When we look at John 1:17 without looking at John 1:16, we often misunderstand the significance of John 1:16. John 1:16 is talking about what we receive through the incarnation of Christ, which has been the focal point of the first part of this preface, “And of His fullness we have all received…”
The Apostle Paul was primarily speaking of believers. He used the word that’s in the lower right-hand corner of the slide, PLEROMA. PLEROMA is a fascinating word that is rich with significance in the epistles and especially in our passage today. A key phrase, one of several key phrases in Ephesians 1:10, is the phrase “the fullness of time.” That word fullness is this same word PLEROMA, and it has to do with that which is full, that which is complete.
It doesn’t always have the same nuance every place that it is used, so it has to be defined by context. Here, it is speaking about the Lord Jesus Christ, that it is of His fullness. He is, we can say, truly human. He is fully God, but He is true humanity, unfallen humanity, uncorrupted humanity, sinless, perfect humanity. He is called by Paul the Second Adam. He has everything that Adam had at His original creation, untainted, and uncorrupted by sin.
In another sense, He is the completion of the prophecies and the promises of the Old Testament to provide a Ruler who will bring in a perfect age, not this pseudo-utopia that is promoted by politicians and Marxist and utopian socialists today. He is the One who will bring in a perfect kingdom because we can only have a perfect kingdom when we have a perfect ruler and perfect environment, and that will be established in the Millennial Kingdom. In that sense, one day He will complete the Father’s plan for humanity for redemption, not just redemption of individuals at salvation, but the redemption of the creation that even now, as Paul said in Romans 8, groans under the curse of sin.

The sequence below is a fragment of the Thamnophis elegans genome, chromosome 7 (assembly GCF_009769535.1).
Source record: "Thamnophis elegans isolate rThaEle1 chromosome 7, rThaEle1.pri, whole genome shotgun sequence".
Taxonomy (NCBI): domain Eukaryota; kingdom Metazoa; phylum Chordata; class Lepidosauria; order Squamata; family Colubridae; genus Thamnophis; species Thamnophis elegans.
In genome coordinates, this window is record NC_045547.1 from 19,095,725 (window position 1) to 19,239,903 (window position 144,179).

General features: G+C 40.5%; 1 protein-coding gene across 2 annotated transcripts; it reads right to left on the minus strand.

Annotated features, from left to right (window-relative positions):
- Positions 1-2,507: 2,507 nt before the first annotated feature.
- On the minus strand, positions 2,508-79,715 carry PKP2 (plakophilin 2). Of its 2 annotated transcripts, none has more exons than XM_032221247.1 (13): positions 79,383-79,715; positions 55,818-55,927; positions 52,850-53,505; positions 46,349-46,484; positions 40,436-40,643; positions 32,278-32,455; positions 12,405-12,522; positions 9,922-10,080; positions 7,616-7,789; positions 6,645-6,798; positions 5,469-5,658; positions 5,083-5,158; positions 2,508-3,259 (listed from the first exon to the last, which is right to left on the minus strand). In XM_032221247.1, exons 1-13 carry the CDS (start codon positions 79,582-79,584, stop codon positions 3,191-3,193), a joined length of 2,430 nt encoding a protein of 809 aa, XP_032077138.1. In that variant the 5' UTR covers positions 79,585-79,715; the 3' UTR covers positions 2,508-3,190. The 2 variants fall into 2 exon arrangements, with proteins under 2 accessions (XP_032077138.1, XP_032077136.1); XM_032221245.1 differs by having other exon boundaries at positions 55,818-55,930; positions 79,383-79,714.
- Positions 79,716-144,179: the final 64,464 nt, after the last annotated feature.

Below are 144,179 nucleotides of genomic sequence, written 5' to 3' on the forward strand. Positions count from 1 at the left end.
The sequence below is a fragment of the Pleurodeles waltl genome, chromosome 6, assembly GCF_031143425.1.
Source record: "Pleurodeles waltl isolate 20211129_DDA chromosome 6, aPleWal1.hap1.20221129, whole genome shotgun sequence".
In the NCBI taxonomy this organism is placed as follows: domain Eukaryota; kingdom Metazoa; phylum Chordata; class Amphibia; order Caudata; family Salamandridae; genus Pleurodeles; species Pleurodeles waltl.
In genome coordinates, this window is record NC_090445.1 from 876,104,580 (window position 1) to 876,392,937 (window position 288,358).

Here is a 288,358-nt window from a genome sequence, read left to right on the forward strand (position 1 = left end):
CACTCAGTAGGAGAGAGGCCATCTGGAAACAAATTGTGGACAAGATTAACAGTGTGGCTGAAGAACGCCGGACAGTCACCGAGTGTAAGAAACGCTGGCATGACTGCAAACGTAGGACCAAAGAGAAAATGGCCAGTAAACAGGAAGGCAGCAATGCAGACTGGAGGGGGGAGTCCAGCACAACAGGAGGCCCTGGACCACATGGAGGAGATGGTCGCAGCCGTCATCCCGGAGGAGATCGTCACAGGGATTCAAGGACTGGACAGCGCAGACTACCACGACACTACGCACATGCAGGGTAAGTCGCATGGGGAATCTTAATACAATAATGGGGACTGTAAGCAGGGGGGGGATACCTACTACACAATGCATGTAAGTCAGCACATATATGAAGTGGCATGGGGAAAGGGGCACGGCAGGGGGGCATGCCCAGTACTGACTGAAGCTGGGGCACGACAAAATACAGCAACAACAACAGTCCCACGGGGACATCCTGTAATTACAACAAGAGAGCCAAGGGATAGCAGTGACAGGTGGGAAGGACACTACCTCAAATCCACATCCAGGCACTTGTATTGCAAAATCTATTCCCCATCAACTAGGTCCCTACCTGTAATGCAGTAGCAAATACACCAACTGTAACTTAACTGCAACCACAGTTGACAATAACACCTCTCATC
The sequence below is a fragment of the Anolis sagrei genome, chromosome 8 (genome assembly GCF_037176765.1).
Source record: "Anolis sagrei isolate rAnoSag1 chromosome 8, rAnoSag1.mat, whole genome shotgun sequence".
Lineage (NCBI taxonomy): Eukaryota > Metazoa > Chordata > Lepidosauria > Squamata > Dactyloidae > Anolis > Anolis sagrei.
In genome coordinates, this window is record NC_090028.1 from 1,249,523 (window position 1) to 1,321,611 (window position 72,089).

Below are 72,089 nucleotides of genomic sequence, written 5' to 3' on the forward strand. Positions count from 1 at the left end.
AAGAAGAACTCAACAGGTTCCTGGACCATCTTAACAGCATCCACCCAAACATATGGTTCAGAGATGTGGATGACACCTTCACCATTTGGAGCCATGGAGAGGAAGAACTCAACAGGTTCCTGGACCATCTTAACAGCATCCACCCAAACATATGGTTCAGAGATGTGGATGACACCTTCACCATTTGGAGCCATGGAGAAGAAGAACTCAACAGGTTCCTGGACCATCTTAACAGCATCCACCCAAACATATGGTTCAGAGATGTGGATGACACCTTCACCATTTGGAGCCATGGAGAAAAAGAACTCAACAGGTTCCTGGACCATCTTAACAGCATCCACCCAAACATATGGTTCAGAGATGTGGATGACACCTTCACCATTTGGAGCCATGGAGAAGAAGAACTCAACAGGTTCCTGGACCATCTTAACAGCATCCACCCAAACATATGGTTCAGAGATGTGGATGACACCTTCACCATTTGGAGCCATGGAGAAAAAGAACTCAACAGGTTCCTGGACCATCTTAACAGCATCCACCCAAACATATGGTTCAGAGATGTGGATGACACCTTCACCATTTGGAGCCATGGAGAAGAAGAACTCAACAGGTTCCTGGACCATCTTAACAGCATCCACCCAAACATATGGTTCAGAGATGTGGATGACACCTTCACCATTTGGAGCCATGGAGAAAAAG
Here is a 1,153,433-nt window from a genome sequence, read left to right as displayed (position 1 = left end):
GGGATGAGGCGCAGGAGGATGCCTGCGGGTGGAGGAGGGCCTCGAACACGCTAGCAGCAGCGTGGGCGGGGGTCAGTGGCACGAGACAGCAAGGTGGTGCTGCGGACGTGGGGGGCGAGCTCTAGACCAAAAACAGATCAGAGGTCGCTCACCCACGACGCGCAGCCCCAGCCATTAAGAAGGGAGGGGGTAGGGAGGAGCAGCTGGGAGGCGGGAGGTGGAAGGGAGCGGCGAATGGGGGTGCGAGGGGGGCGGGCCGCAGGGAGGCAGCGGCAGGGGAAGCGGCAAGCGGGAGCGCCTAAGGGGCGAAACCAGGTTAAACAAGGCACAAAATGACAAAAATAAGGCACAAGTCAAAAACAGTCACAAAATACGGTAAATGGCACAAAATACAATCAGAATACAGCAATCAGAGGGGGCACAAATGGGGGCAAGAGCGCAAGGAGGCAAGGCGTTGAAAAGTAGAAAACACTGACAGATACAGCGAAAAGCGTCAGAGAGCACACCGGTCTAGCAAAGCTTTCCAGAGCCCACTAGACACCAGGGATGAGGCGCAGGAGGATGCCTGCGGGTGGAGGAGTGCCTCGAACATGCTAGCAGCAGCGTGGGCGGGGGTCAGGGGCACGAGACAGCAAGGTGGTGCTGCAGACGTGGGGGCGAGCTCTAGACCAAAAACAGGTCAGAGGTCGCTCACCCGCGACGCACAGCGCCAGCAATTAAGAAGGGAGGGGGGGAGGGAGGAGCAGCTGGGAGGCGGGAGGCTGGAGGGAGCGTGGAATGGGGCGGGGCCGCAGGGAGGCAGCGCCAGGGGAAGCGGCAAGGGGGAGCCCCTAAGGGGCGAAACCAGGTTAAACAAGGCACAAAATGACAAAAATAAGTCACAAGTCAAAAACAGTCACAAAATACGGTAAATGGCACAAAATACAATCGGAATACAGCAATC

The Lord Jesus Christ will return to this earth. He will establish His kingdom, and then there will be a progression of events through that millennial kingdom that will culminate in all things being brought under His authority. That is the focus of Ephesians 1:10.
John 1:16, “And of His fullness we have all received and grace for grace.” I think the preposition “for” there in English is somewhat confusing. It is explained in John 1:17. “For the law was given through Moses, but grace and truth came through Jesus Christ.” There was grace in the Old Testament. Grace came from the instant of the fall and sin. Grace is merit that is undeserved, so there was no need for grace before the fall. By allowing the fall through God’s permissive will, He was able to display aspects of His love, that which we refer to as mercy and grace, that is His kindness and goodness to undeserving mankind throughout human history. He has displayed it in different ways as we have progressed through history.
The preposition in “grace for grace” is the Greek ANTI, which can mean in place of or instead of. It can have the idea of an exchange. In one sense, it has the idea of equivalence, when you give one thing for something else, and there’s an equivalence between the two things. For example, in Matthew 5:38 in the phrase “an eye for an eye,” one thing is equivalent to the other thing. Matthew used the preposition ANTI there.
It also has the idea of exchanging one thing for another. In Luke 11:11, a serpent might have been exchanged for a fish. That’s the idea here. When you take money and purchase something, you’re exchanging dollars for a product or for a service. The grace of the Old Testament was exchanged for the grace of the New Testament. It is an expansion, an enhancement, a development of the grace of the Old Testament.